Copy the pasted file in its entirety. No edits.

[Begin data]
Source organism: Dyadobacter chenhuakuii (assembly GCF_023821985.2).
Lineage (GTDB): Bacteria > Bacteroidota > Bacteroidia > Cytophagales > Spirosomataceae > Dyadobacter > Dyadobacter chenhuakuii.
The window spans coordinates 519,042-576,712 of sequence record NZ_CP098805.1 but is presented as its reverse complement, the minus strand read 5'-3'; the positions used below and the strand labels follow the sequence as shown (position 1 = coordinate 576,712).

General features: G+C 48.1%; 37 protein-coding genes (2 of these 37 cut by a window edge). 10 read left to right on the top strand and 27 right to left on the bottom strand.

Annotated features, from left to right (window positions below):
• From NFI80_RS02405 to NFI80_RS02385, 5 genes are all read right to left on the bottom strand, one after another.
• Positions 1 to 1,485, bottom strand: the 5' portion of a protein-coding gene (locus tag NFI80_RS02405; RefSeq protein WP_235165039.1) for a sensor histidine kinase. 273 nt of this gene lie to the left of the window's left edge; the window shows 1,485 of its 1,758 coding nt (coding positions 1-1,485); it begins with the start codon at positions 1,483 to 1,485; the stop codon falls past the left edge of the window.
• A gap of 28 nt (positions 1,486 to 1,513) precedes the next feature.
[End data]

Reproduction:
Source organism: Dyadobacter chenhuakuii (assembly GCF_023821985.2).
Lineage (GTDB): Bacteria > Bacteroidota > Bacteroidia > Cytophagales > Spirosomataceae > Dyadobacter > Dyadobacter chenhuakuii.
The window spans coordinates 519,042-576,712 of sequence record NZ_CP098805.1 but is presented as its reverse complement, the minus strand read 5'-3'; the positions used below and the strand labels follow the sequence as shown (position 1 = coordinate 576,712).

General features: G+C 48.1%; 37 protein-coding genes (2 of these 37 cut by a window edge). 10 read left to right on the top strand and 27 right to left on the bottom strand.

Annotated features, from left to right (window positions below):
• From NFI80_RS02405 to NFI80_RS02385, 5 genes are all read right to left on the bottom strand, one after another.
• Positions 1 to 1,485, bottom strand: the 5' portion of a protein-coding gene (locus tag NFI80_RS02405; RefSeq protein WP_235165039.1) for a sensor histidine kinase. 273 nt of this gene lie to the left of the window's left edge; the window shows 1,485 of its 1,758 coding nt (coding positions 1-1,485); it begins with the start codon at positions 1,483 to 1,485; the stop codon falls past the left edge of the window.
• A gap of 28 nt (positions 1,486 to 1,513) precedes the next feature.